17-mile MTB trail network opens near Seattle

Raging River offers remote backcountry terrain for all rider types

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Raging River

James Scarlett-Lyon points toward a rugged lollipop loop at the top of the Raging River network.

Seattle’s mountain bike juggernaut highlighted by Mtbr last fall will get another steroid shot when a 17-mile trail bonanza officially opens May 19 at Raging River, a half-hour drive east of downtown.

Dedication festivities starting at 10 a.m. will include all-day shuttles (already sold out at $25 a pop), a beer garden, bike demos, and a ribbon cutting at noon. The Raging River trailhead is located just south of Exit 27 on I-90 near North Bend.

The longest and most sophisticated mountain bike trail system ever opened at once by the state, Raging will feature dedicated climbing and downhill trails for all skill levels, from classic XC to the full-face-helmet crowd. Plans call for it eventually to link to nearby Tiger Mountain in a 45-mile extravaganza seldom found so close to a metropolis of nearly 4 million people. The four-phase project will cost an estimated $2.4 million.

Dyson Fowler

DNR trail worker Dyson Fowler is an ace with the excavator.

“This shows what can happen when you work with all user groups to provide recreational opportunities benefitting everyone,” said public lands commissioner Hilary Franz, who will keynote opening ceremonies. Managed by the state Department of Natural Resources, Raging features more than 4000 feet of elevation gain in a forested setting capped with striking views of Mt. Rainier and the Cascade Mountains.

“We want the mountain biking community to come out in full force to show their support,” said Yvonne Kraus, executive director of Evergreen Mountain Bike Alliance, which has worked with the state for more than a decade to develop the trail system.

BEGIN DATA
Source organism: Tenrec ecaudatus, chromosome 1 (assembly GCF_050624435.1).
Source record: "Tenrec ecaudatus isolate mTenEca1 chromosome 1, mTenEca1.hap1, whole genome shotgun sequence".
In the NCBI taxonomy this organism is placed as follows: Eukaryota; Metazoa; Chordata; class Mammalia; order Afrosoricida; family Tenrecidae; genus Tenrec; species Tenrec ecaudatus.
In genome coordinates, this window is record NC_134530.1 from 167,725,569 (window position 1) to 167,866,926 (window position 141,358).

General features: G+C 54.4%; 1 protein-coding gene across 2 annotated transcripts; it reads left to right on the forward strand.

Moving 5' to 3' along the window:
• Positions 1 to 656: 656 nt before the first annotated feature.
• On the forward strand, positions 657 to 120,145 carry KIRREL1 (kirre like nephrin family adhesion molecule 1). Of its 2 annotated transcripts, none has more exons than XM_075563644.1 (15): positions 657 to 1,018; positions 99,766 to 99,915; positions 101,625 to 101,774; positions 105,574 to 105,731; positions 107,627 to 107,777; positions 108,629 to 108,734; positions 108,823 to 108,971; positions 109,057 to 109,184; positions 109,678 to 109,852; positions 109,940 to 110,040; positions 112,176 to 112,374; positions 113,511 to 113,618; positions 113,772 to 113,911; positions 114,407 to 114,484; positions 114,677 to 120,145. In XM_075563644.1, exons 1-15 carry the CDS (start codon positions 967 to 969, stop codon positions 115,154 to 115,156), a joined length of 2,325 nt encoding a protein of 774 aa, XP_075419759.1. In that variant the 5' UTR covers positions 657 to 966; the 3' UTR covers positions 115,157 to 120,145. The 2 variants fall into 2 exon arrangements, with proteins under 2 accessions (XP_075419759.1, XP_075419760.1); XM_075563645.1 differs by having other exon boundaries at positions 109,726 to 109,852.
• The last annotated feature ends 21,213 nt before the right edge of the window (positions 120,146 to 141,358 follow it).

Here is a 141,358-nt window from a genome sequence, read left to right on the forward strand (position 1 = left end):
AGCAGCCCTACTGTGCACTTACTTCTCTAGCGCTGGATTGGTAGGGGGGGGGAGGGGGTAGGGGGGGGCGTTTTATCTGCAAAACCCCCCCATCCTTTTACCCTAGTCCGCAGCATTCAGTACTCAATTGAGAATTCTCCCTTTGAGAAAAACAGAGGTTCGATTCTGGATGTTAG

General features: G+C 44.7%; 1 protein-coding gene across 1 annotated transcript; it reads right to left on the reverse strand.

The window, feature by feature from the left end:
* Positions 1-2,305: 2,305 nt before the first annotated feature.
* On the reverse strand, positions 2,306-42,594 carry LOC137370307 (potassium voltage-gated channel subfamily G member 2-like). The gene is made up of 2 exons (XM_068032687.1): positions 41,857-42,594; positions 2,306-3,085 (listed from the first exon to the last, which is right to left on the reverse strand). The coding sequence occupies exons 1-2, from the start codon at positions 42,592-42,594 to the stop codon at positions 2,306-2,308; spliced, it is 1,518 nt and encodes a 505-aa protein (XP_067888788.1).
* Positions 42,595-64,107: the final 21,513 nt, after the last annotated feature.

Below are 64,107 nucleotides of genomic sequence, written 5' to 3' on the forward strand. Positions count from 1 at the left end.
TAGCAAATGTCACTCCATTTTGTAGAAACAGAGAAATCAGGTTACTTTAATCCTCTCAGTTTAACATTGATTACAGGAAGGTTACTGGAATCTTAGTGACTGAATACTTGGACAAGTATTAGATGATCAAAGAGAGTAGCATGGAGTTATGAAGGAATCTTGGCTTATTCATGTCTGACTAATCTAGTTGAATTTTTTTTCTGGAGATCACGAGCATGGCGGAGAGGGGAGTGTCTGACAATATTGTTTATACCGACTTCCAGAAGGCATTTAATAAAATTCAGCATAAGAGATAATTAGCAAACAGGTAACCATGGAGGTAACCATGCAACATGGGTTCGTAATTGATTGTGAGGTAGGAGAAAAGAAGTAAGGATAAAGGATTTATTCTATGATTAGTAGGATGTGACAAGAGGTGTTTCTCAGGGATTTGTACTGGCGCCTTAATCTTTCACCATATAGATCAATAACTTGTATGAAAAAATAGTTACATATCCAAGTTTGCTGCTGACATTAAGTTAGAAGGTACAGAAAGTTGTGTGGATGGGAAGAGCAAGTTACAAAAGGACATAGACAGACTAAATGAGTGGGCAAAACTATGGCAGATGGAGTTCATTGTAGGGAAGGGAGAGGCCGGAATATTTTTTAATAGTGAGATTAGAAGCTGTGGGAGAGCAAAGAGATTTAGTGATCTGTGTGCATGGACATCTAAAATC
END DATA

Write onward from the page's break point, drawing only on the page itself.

Coinciding with the Raging opening, Evergreen has launched a $124,000 fundraising campaign to complete 65 miles of additional trails state-wide already on the books. The campaign is coordinated through GiveBIG, a 24-hour online giving event on May 9 sponsored by the philanthropic Seattle Foundation.

“This is the biggest ask Evergreen has ever done,” Kraus said. “But we’ve got fully permitted trails ready to build. It’s a pretty incredible moment in time for us.”

Consistent with DNR policy on motorized vehicles, Raging trails will be closed to e-bikes. Franz, who plans to ride the new trails on opening day with Kraus, said the state is open to exploring commercial shuttle services for popular downhill spots like Raging and Tiger.

For more info head to www.evergreenmtb.org.


About the author: Paul Andrews

Dividing his time between Seattle and Santa Cruz, career journalist Paul Andrews has more than a quarter century of mountain biking under his belt, which he wishes had a few less notches.


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  • preston says:

    Congratulations Evergreen ! as a veteran of the Puget Sound trail access battles I am astounded and grateful.

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